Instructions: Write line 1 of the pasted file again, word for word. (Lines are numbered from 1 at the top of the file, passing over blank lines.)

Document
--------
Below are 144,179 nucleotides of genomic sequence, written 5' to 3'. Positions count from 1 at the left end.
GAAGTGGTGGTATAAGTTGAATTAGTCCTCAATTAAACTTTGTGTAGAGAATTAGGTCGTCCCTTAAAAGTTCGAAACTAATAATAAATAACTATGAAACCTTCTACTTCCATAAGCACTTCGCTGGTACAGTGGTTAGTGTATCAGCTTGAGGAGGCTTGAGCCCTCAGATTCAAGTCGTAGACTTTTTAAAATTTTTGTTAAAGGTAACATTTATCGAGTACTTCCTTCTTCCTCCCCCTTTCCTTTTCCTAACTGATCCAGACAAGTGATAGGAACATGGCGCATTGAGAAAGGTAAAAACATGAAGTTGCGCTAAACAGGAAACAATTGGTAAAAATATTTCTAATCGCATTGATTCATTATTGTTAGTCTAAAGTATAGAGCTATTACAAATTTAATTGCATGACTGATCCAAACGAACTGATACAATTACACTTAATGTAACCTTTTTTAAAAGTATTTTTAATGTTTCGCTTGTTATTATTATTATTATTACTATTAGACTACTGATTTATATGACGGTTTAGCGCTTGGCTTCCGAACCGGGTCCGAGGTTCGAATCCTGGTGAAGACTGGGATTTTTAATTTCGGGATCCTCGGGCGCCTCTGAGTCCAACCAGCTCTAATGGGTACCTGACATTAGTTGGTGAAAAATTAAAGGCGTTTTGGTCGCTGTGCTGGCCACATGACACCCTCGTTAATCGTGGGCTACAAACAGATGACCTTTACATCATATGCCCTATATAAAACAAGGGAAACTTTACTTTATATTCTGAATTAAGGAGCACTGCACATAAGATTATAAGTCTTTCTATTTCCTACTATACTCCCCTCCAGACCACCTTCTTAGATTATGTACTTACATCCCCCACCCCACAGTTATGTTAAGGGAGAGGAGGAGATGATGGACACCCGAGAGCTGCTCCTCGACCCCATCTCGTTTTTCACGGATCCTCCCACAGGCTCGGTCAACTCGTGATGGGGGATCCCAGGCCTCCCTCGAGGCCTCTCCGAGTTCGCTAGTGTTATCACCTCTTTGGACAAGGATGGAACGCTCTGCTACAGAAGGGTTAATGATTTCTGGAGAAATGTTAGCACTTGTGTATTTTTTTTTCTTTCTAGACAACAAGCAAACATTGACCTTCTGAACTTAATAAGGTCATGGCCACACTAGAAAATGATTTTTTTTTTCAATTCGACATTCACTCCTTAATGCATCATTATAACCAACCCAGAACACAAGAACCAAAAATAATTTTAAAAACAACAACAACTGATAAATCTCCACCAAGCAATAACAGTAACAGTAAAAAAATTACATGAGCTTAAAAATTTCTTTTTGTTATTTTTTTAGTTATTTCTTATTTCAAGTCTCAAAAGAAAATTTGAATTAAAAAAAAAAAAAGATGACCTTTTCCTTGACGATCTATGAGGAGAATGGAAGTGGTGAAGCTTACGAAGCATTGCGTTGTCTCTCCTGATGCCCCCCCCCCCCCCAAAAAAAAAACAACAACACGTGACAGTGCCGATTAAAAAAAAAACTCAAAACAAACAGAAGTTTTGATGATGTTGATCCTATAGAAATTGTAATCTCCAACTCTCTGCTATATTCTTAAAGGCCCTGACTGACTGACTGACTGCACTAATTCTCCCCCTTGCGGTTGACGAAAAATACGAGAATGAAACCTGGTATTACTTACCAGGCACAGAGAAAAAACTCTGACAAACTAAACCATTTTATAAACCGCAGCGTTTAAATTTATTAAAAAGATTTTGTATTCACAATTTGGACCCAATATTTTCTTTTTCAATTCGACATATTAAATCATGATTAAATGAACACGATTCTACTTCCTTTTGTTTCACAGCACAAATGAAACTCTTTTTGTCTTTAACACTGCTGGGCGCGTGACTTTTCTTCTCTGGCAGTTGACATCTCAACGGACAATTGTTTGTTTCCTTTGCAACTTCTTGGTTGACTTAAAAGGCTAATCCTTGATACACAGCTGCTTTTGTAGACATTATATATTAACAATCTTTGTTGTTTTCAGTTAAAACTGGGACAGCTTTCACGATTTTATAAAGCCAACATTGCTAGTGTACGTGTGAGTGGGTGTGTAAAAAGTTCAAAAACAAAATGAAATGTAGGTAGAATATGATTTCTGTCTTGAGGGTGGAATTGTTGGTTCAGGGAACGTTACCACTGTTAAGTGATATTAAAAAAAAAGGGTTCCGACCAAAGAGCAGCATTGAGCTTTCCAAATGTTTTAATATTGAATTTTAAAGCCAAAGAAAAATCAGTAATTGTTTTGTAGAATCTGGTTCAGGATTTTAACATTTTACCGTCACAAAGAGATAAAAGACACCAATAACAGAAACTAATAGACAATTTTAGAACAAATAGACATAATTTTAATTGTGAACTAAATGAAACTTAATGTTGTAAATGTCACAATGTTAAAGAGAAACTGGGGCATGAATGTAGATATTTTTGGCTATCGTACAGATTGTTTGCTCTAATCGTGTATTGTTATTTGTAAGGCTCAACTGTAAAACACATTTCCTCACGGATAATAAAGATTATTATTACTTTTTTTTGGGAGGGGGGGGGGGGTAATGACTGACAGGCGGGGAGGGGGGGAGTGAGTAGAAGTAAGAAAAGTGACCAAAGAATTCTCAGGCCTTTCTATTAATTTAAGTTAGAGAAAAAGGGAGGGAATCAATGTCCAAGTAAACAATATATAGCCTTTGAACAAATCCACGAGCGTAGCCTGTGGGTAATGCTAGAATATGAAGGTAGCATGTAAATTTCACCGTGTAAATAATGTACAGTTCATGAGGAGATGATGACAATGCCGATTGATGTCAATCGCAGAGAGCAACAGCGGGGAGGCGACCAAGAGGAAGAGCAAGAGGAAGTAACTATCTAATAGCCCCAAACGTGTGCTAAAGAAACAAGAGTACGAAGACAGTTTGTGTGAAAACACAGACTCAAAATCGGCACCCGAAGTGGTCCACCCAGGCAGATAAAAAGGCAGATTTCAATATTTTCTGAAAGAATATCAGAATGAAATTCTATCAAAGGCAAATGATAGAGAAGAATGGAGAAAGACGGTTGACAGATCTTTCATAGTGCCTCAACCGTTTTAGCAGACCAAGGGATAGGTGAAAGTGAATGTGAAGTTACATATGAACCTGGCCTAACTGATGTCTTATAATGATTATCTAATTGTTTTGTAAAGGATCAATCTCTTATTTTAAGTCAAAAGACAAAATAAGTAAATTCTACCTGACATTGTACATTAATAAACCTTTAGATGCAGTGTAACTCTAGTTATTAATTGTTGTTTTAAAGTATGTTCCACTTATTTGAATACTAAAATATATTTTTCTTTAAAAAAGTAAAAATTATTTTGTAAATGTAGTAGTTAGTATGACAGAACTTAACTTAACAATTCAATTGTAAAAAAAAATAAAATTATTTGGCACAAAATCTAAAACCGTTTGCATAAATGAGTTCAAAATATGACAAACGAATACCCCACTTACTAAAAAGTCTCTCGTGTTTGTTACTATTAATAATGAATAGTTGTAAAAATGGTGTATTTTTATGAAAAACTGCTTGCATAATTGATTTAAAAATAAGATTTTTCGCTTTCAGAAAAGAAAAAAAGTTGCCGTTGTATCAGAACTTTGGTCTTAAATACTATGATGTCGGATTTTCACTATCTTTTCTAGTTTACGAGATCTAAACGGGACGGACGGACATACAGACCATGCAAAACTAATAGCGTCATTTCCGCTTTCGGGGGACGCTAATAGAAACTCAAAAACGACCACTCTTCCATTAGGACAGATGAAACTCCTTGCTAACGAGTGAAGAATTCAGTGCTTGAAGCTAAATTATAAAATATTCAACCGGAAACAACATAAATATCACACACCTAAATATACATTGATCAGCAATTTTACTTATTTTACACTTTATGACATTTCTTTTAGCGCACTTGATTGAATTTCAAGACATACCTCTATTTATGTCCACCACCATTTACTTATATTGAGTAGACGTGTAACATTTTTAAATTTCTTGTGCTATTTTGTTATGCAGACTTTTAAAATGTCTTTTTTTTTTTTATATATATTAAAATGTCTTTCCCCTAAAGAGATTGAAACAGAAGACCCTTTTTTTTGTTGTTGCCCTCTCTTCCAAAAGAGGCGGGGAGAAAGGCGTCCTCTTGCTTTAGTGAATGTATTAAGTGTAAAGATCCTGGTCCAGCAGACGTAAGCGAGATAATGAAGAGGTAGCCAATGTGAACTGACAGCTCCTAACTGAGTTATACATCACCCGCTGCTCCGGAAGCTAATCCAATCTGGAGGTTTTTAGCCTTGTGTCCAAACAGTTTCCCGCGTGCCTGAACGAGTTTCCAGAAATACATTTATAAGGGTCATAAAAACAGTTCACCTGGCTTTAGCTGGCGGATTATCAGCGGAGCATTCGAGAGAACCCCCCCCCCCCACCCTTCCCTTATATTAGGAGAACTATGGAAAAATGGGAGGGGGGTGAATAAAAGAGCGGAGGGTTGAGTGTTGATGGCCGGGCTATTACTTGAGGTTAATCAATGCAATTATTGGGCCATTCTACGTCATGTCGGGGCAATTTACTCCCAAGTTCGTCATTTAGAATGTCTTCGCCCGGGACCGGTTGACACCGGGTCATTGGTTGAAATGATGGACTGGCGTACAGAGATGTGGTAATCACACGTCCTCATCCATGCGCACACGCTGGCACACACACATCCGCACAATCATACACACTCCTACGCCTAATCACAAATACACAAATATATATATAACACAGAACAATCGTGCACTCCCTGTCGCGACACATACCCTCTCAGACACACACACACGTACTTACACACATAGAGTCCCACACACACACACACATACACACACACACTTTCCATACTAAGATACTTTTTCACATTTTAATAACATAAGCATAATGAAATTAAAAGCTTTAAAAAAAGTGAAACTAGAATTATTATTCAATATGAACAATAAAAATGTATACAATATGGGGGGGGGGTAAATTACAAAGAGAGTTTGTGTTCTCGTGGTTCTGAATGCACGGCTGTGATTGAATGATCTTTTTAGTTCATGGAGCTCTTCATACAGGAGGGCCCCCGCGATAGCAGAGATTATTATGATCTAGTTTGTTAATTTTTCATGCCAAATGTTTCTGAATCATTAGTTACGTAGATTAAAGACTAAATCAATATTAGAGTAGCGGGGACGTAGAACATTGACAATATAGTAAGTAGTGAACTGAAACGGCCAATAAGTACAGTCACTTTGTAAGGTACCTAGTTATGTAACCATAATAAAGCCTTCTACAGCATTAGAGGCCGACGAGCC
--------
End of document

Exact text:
Below are 144,179 nucleotides of genomic sequence, written 5' to 3'. Positions count from 1 at the left end.